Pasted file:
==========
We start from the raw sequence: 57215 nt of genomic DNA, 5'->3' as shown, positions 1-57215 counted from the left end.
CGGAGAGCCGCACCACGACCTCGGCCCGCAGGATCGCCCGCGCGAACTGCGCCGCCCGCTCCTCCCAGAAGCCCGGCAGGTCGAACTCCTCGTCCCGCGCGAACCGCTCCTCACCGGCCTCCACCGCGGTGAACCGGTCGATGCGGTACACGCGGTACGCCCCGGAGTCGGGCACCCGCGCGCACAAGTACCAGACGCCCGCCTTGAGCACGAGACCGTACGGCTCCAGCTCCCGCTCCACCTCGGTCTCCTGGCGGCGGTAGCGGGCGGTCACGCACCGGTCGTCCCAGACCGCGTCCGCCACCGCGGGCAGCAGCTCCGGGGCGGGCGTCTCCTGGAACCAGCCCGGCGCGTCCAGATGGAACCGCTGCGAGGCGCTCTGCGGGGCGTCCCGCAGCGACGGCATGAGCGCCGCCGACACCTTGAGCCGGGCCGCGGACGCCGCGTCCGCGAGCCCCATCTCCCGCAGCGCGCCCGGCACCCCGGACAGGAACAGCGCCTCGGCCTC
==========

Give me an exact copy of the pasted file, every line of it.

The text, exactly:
We start from the raw sequence: 57215 nt of genomic DNA, 5'->3' as shown, positions 1-57215 counted from the left end.
CGGAGAGCCGCACCACGACCTCGGCCCGCAGGATCGCCCGCGCGAACTGCGCCGCCCGCTCCTCCCAGAAGCCCGGCAGGTCGAACTCCTCGTCCCGCGCGAACCGCTCCTCACCGGCCTCCACCGCGGTGAACCGGTCGATGCGGTACACGCGGTACGCCCCGGAGTCGGGCACCCGCGCGCACAAGTACCAGACGCCCGCCTTGAGCACGAGACCGTACGGCTCCAGCTCCCGCTCCACCTCGGTCTCCTGGCGGCGGTAGCGGGCGGTCACGCACCGGTCGTCCCAGACCGCGTCCGCCACCGCGGGCAGCAGCTCCGGGGCGGGCGTCTCCTGGAACCAGCCCGGCGCGTCCAGATGGAACCGCTGCGAGGCGCTCTGCGGGGCGTCCCGCAGCGACGGCATGAGCGCCGCCGACACCTTGAGCCGGGCCGCGGACGCCGCGTCCGCGAGCCCCATCTCCCGCAGCGCGCCCGGCACCCCGGACAGGAACAGCGCCTCGGCCTC